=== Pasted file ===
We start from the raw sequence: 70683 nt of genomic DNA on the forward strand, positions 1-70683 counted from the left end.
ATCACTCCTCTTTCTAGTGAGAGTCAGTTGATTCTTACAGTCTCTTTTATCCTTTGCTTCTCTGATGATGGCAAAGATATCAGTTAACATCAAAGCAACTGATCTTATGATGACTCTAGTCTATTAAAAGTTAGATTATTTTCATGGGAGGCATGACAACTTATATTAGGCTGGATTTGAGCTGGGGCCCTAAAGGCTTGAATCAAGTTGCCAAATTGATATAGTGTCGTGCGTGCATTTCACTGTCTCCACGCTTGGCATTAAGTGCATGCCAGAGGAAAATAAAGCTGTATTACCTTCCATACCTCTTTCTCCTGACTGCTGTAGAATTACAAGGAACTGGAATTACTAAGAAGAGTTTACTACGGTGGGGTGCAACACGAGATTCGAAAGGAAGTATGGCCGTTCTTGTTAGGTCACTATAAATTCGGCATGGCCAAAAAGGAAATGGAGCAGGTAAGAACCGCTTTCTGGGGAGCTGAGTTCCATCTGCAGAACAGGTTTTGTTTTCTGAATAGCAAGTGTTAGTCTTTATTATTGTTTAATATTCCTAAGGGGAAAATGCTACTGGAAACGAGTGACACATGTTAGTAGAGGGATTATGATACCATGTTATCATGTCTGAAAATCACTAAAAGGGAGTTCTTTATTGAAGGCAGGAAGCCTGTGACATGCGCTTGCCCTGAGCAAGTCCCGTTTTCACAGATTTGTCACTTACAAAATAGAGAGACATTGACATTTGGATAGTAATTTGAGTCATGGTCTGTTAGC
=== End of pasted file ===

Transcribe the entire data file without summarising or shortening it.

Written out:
We start from the raw sequence: 70683 nt of genomic DNA on the forward strand, positions 1-70683 counted from the left end.
ATCACTCCTCTTTCTAGTGAGAGTCAGTTGATTCTTACAGTCTCTTTTATCCTTTGCTTCTCTGATGATGGCAAAGATATCAGTTAACATCAAAGCAACTGATCTTATGATGACTCTAGTCTATTAAAAGTTAGATTATTTTCATGGGAGGCATGACAACTTATATTAGGCTGGATTTGAGCTGGGGCCCTAAAGGCTTGAATCAAGTTGCCAAATTGATATAGTGTCGTGCGTGCATTTCACTGTCTCCACGCTTGGCATTAAGTGCATGCCAGAGGAAAATAAAGCTGTATTACCTTCCATACCTCTTTCTCCTGACTGCTGTAGAATTACAAGGAACTGGAATTACTAAGAAGAGTTTACTACGGTGGGGTGCAACACGAGATTCGAAAGGAAGTATGGCCGTTCTTGTTAGGTCACTATAAATTCGGCATGGCCAAAAAGGAAATGGAGCAGGTAAGAACCGCTTTCTGGGGAGCTGAGTTCCATCTGCAGAACAGGTTTTGTTTTCTGAATAGCAAGTGTTAGTCTTTATTATTGTTTAATATTCCTAAGGGGAAAATGCTACTGGAAACGAGTGACACATGTTAGTAGAGGGATTATGATACCATGTTATCATGTCTGAAAATCACTAAAAGGGAGTTCTTTATTGAAGGCAGGAAGCCTGTGACATGCGCTTGCCCTGAGCAAGTCCCGTTTTCACAGATTTGTCACTTACAAAATAGAGAGACATTGACATTTGGATAGTAATTTGAGTCATGGTCTGTTAGC